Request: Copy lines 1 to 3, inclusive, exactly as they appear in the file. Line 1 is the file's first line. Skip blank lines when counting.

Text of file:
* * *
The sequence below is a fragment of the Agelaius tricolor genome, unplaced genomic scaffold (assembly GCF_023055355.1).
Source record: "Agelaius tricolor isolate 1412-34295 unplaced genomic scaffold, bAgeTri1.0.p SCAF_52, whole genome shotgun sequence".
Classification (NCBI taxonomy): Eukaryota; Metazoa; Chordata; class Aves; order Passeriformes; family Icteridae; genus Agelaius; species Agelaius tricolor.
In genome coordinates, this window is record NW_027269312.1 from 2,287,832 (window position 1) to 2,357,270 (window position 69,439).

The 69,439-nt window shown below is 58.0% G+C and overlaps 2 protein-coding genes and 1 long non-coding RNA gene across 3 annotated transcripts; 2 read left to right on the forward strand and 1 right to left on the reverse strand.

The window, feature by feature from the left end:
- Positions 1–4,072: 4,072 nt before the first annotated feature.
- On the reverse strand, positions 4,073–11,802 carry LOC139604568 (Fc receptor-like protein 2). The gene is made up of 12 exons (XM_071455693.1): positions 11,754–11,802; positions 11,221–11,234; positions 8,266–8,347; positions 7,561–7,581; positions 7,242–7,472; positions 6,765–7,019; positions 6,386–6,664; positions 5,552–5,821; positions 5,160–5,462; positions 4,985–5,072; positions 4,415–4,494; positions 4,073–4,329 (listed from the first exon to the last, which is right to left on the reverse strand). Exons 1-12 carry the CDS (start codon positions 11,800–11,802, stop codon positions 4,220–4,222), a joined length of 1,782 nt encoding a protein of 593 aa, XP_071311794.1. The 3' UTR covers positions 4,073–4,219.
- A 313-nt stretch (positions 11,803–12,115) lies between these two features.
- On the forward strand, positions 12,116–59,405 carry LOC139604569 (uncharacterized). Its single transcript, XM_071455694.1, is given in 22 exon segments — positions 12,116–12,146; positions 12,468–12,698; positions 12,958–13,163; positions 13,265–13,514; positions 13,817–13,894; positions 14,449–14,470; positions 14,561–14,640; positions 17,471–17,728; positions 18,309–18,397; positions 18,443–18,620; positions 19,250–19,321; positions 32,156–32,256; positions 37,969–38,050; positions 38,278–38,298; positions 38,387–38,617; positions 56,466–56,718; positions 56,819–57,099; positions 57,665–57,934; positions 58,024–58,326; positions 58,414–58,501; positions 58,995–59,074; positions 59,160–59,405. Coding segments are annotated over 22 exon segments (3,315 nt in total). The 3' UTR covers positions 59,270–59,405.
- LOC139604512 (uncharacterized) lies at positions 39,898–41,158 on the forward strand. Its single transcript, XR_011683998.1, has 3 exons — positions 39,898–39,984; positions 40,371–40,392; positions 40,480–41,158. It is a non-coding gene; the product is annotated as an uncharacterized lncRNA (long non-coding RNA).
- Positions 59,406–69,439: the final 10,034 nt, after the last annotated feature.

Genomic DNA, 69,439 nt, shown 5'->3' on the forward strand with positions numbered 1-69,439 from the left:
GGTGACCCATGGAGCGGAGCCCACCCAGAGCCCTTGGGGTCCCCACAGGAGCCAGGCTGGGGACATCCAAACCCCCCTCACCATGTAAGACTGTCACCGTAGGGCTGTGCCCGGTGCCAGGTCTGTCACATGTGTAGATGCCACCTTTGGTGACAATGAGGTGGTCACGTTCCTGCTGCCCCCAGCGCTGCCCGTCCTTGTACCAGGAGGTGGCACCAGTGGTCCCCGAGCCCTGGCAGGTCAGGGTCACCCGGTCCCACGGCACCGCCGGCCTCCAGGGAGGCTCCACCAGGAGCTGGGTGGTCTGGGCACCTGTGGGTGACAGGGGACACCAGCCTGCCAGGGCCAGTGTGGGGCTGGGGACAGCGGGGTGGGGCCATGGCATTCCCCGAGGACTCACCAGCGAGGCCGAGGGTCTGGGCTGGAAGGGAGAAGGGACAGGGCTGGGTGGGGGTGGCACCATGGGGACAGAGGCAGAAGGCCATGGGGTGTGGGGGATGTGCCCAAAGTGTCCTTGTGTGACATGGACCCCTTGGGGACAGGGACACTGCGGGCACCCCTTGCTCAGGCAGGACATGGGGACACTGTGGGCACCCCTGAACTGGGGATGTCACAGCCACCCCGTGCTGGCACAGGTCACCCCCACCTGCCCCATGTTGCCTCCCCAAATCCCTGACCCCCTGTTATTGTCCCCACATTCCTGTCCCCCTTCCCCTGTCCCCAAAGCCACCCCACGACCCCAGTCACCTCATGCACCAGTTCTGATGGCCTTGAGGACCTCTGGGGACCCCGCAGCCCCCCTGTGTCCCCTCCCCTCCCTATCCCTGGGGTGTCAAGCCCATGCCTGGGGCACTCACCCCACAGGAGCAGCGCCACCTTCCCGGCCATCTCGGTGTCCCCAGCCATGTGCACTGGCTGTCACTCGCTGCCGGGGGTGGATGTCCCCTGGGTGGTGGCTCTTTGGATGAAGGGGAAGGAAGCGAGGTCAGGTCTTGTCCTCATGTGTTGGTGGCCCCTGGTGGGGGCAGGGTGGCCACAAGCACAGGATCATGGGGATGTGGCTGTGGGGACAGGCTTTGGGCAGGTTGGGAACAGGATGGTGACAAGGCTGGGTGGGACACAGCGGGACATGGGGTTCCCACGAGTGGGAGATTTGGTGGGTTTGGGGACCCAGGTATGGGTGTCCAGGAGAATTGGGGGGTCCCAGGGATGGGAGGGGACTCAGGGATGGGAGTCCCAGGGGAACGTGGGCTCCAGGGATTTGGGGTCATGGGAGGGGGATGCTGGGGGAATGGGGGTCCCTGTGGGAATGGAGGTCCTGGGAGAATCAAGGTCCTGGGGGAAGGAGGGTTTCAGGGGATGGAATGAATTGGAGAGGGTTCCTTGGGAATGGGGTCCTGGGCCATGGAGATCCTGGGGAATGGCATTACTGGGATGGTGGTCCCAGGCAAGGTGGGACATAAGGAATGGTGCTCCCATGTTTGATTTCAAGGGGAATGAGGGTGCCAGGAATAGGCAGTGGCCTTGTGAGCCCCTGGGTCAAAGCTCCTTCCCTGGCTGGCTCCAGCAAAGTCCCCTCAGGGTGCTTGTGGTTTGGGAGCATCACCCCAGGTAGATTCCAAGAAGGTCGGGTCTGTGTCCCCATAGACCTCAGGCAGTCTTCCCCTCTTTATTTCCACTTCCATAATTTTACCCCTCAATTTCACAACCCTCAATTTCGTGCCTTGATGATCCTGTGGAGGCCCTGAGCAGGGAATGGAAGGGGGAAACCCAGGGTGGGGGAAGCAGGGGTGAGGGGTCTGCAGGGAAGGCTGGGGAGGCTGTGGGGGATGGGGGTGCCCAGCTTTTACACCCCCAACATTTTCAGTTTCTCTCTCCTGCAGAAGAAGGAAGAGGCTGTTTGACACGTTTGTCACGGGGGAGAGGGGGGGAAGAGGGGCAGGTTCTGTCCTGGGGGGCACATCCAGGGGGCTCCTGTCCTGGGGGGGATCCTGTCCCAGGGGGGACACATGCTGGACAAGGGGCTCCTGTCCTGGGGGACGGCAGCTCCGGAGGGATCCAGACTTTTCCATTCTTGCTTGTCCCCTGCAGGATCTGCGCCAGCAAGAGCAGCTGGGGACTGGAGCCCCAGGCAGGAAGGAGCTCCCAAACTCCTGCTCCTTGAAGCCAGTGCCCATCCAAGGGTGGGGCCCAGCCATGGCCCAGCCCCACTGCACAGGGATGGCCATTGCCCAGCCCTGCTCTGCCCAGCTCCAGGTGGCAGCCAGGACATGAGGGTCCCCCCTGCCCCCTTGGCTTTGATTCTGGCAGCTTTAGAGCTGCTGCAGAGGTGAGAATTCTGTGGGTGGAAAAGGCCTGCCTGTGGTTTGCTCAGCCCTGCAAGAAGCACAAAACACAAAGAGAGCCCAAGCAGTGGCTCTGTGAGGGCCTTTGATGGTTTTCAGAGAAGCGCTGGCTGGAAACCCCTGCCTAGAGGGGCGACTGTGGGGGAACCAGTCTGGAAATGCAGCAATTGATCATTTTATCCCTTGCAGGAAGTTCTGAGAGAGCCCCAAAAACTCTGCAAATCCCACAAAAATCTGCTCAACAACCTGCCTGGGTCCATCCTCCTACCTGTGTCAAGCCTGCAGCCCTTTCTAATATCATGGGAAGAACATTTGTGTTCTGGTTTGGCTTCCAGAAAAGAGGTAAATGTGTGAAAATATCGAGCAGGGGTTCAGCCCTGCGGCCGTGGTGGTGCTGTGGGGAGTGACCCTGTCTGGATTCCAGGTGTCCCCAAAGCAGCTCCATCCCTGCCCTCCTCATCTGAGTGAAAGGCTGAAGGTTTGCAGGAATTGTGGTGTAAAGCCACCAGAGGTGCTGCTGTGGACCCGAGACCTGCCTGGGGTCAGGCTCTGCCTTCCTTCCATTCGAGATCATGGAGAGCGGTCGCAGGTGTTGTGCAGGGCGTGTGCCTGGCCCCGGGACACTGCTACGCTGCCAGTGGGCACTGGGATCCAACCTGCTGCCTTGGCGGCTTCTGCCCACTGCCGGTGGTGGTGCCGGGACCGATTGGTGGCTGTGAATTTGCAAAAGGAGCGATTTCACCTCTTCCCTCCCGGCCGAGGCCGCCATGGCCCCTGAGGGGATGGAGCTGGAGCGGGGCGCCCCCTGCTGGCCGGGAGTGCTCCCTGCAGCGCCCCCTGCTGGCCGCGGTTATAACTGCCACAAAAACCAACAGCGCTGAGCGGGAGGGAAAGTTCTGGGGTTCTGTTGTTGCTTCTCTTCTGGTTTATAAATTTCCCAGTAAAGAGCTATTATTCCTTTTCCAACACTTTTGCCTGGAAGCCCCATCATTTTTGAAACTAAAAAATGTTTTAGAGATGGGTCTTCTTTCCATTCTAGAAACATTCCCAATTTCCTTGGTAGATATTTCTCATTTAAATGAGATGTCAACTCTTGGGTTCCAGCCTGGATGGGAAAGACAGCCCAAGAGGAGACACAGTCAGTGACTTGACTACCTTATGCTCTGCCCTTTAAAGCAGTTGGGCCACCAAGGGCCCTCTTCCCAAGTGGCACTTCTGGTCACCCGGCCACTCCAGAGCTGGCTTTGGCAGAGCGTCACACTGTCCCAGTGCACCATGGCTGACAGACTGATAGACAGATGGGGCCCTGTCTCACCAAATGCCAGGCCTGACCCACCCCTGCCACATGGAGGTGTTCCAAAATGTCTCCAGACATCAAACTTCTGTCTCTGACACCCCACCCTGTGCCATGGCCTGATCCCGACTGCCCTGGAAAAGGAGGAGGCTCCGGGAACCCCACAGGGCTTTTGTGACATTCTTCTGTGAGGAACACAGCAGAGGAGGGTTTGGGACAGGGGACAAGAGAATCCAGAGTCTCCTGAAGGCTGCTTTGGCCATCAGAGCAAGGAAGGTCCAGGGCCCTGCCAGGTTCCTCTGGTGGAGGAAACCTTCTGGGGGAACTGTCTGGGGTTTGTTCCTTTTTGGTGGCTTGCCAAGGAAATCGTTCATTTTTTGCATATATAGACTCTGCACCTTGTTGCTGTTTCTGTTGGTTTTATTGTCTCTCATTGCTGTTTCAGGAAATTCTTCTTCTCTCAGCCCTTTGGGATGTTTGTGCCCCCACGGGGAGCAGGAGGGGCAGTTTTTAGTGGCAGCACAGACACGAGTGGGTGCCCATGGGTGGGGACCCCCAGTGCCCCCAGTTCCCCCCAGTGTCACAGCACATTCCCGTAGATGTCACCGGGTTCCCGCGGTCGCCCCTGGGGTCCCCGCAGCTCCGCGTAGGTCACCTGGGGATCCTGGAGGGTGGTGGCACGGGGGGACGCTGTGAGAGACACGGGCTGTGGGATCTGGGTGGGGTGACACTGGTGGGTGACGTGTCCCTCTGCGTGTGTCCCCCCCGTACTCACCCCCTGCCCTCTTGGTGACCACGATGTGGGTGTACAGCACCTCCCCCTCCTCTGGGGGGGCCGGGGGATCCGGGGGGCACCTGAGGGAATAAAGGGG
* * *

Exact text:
The sequence below is a fragment of the Agelaius tricolor genome, unplaced genomic scaffold (assembly GCF_023055355.1).
Source record: "Agelaius tricolor isolate 1412-34295 unplaced genomic scaffold, bAgeTri1.0.p SCAF_52, whole genome shotgun sequence".
Classification (NCBI taxonomy): Eukaryota; Metazoa; Chordata; class Aves; order Passeriformes; family Icteridae; genus Agelaius; species Agelaius tricolor.